The Bipolar Commission was set up by Bipolar UK, thanks to generous funding from a charitable foundation advised by Porticus. Both Bipolar UK and Porticus share a common agenda to support the most vulnerable members of society.

  • Research suggests people with bipolar are twenty times more likely to die by suicide.

  • The purpose of the Bipolar Commission is to investigate the level of care and treatment experienced by people living with bipolar in the UK.

  • It will consider in particular whether people with bipolar are achieving parity of services and whether the health service is doing it all it can to reduce their risk of suicide.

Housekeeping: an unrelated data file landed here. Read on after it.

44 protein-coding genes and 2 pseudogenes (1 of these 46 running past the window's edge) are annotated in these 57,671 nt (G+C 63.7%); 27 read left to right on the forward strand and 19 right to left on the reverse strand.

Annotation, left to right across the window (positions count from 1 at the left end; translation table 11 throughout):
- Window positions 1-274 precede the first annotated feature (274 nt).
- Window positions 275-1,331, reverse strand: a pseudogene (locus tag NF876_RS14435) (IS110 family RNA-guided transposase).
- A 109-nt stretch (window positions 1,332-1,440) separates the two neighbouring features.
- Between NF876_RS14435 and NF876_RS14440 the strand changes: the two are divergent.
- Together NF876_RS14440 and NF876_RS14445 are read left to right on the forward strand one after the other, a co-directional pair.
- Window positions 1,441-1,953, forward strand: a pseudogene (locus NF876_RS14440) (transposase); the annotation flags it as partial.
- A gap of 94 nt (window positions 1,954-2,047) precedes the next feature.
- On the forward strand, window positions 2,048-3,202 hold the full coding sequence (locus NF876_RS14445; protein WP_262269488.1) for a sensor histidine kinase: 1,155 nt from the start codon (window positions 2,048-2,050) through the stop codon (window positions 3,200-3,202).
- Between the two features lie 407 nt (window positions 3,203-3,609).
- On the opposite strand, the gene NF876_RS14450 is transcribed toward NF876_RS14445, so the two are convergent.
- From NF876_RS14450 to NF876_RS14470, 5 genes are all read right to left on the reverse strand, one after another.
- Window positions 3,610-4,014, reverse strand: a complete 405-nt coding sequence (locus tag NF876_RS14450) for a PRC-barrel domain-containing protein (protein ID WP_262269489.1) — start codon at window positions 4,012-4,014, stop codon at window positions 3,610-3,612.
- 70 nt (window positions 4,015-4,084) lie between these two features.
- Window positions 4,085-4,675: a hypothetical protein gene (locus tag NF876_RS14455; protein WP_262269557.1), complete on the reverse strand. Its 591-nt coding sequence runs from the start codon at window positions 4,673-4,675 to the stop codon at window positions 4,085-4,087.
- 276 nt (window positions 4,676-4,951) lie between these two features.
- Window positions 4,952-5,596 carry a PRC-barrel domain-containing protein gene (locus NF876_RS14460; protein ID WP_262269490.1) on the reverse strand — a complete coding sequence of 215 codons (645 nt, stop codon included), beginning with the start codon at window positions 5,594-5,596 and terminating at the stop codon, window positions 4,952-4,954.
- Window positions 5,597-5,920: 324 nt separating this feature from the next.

• In considering the issues in the remit, the Bipolar Commission will complete analysis of the evidence before making any recommendations. It will take an open and consultative approach to its work.

  • The information it uses will be gathered through wide-ranging research and consultations, including visits, discussions with clinicians, people affected by bipolar, representative bodies, government and academics.

  • In reporting to the government, the Bipolar Commission will explain the procedures it used, along with the reasons for its recommendations. The minimum requirement for formal meetings of the Bipolar Commission is 5 commissioners.

  • The Commission will collect evidence UK and will tailor its recommendations to the devolved administrations who are responsible for health.

  • Bipolar UK is working in partnership with Bipolar Scotland to deliver its recommendations to the Scottish Government.

  • Commissioners have been selected to ensure a balance of lived experience and professional expertise.